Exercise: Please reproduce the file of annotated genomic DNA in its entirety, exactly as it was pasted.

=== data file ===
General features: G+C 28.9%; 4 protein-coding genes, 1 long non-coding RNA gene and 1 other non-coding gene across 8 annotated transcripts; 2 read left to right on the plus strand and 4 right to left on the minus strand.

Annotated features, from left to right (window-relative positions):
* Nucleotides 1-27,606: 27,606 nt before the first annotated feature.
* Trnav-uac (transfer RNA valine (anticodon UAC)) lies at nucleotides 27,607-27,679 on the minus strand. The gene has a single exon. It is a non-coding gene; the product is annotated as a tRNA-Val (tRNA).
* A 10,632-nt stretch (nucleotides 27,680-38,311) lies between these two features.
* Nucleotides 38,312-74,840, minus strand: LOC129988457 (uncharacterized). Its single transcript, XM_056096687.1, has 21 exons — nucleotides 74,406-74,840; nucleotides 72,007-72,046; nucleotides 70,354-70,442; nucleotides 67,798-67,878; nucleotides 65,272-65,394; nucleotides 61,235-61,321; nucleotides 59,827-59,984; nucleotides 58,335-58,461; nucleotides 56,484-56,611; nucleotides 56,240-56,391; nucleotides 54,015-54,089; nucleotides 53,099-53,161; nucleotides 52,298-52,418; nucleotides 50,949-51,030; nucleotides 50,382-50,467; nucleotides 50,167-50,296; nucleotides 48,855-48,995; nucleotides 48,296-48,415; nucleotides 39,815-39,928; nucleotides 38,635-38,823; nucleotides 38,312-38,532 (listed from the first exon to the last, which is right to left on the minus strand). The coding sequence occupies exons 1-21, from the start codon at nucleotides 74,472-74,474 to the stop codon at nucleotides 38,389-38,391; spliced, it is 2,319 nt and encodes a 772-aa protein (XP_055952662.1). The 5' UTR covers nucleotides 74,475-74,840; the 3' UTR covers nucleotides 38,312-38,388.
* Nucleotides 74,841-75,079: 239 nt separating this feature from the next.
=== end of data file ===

General features: G+C 28.9%; 4 protein-coding genes, 1 long non-coding RNA gene and 1 other non-coding gene across 8 annotated transcripts; 2 read left to right on the plus strand and 4 right to left on the minus strand.

Annotated features, from left to right (window-relative positions):
* Nucleotides 1-27,606: 27,606 nt before the first annotated feature.
* Trnav-uac (transfer RNA valine (anticodon UAC)) lies at nucleotides 27,607-27,679 on the minus strand. The gene has a single exon. It is a non-coding gene; the product is annotated as a tRNA-Val (tRNA).
* A 10,632-nt stretch (nucleotides 27,680-38,311) lies between these two features.
* Nucleotides 38,312-74,840, minus strand: LOC129988457 (uncharacterized). Its single transcript, XM_056096687.1, has 21 exons — nucleotides 74,406-74,840; nucleotides 72,007-72,046; nucleotides 70,354-70,442; nucleotides 67,798-67,878; nucleotides 65,272-65,394; nucleotides 61,235-61,321; nucleotides 59,827-59,984; nucleotides 58,335-58,461; nucleotides 56,484-56,611; nucleotides 56,240-56,391; nucleotides 54,015-54,089; nucleotides 53,099-53,161; nucleotides 52,298-52,418; nucleotides 50,949-51,030; nucleotides 50,382-50,467; nucleotides 50,167-50,296; nucleotides 48,855-48,995; nucleotides 48,296-48,415; nucleotides 39,815-39,928; nucleotides 38,635-38,823; nucleotides 38,312-38,532 (listed from the first exon to the last, which is right to left on the minus strand). The coding sequence occupies exons 1-21, from the start codon at nucleotides 74,472-74,474 to the stop codon at nucleotides 38,389-38,391; spliced, it is 2,319 nt and encodes a 772-aa protein (XP_055952662.1). The 5' UTR covers nucleotides 74,475-74,840; the 3' UTR covers nucleotides 38,312-38,388.
* Nucleotides 74,841-75,079: 239 nt separating this feature from the next.